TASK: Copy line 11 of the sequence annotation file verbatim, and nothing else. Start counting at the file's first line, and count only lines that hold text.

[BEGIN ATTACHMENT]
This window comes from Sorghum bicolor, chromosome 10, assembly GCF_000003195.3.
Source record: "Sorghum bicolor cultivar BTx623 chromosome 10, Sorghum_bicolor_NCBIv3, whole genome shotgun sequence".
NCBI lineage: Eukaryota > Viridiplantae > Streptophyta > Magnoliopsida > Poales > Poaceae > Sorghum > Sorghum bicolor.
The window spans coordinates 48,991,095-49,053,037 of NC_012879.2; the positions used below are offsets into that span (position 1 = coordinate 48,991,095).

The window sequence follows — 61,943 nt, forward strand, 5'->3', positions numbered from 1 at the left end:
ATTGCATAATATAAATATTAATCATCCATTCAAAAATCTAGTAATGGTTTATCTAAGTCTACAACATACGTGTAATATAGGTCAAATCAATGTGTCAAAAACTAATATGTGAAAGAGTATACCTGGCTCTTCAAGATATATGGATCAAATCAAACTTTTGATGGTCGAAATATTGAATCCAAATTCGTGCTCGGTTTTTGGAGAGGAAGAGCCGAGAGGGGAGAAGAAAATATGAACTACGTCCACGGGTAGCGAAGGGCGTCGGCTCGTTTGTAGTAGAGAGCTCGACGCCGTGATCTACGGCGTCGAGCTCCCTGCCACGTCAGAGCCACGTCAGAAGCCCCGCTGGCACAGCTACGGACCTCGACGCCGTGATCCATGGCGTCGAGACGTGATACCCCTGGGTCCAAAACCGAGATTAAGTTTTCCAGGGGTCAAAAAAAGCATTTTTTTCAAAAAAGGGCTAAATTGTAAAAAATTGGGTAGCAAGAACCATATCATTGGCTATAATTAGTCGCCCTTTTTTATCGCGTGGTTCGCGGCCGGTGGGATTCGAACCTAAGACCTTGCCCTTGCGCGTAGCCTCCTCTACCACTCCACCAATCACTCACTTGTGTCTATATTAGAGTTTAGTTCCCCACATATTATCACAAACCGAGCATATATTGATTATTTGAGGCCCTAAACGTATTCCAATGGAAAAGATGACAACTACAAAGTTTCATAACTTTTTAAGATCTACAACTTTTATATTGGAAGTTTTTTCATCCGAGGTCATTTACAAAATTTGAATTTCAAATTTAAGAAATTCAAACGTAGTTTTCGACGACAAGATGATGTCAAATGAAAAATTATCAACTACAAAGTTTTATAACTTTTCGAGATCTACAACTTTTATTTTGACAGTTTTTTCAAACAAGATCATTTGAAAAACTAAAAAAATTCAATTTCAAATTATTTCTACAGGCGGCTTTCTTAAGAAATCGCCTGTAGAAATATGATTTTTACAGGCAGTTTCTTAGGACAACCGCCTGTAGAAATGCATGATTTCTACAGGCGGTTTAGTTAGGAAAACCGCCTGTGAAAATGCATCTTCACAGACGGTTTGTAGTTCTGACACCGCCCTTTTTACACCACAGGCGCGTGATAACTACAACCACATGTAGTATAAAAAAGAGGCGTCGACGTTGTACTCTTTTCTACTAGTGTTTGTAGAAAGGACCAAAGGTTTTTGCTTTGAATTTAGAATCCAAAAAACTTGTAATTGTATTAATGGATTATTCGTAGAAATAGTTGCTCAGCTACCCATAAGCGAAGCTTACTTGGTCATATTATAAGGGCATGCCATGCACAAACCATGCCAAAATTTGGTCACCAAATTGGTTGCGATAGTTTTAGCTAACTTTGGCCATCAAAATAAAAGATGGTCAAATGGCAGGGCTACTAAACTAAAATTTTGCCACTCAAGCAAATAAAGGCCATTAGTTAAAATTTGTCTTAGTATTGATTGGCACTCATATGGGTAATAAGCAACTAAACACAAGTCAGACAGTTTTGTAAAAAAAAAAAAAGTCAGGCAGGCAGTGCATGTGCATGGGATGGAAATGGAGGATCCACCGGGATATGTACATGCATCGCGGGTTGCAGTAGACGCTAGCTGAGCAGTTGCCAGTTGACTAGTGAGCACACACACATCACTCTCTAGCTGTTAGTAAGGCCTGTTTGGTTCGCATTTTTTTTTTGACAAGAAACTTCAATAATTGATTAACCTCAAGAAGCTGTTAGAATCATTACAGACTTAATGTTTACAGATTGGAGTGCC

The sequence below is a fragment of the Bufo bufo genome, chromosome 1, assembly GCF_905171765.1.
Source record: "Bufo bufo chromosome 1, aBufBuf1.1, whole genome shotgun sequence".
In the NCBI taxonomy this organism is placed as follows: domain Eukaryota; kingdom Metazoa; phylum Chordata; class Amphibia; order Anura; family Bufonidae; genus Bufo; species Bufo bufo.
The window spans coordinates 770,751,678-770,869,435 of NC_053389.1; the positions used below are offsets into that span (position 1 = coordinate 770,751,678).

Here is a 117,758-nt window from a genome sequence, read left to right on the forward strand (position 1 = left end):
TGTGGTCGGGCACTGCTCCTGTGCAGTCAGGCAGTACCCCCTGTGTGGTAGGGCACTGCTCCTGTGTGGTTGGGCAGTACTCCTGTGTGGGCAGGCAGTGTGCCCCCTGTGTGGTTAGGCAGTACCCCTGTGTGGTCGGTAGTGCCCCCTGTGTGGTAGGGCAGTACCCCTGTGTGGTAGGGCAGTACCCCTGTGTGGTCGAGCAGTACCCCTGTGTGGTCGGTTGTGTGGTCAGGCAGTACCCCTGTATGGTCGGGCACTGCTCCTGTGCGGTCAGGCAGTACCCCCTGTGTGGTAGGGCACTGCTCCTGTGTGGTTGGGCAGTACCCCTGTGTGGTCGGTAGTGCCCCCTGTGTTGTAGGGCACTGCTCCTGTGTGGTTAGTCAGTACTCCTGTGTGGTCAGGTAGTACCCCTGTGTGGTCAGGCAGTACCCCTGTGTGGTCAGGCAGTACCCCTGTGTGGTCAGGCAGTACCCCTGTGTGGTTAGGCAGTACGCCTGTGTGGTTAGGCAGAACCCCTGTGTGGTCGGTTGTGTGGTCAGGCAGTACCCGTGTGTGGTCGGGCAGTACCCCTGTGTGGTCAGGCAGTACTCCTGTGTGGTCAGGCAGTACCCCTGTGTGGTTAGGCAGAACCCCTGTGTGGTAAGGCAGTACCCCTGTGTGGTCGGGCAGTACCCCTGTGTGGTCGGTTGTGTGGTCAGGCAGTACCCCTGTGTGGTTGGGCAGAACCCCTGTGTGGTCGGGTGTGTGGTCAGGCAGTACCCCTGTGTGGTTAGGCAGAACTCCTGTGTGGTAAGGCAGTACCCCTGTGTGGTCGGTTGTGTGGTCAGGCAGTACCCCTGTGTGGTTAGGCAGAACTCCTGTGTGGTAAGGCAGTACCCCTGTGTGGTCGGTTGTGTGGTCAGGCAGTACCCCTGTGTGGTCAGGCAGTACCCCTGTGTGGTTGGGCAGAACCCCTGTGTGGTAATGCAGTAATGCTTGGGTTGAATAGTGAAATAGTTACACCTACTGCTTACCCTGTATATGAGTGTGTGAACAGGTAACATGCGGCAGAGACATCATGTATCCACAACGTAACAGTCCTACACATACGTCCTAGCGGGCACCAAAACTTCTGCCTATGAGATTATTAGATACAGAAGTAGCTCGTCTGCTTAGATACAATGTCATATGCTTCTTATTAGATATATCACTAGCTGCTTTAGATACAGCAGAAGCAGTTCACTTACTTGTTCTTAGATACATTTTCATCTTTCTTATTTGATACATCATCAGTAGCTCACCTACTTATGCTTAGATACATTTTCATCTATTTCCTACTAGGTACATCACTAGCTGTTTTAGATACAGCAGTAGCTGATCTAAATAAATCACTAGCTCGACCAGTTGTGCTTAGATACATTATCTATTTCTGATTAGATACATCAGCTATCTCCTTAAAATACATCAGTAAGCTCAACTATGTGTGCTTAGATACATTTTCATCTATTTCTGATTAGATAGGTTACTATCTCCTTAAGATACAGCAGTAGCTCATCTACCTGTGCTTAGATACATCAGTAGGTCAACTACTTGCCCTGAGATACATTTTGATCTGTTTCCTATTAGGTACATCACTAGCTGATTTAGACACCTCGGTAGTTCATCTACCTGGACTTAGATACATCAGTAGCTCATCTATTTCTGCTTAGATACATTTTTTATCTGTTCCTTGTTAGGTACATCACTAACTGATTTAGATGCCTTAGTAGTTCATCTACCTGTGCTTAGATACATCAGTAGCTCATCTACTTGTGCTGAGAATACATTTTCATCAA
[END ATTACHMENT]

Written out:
Here is a 117,758-nt window from a genome sequence, read left to right on the forward strand (position 1 = left end):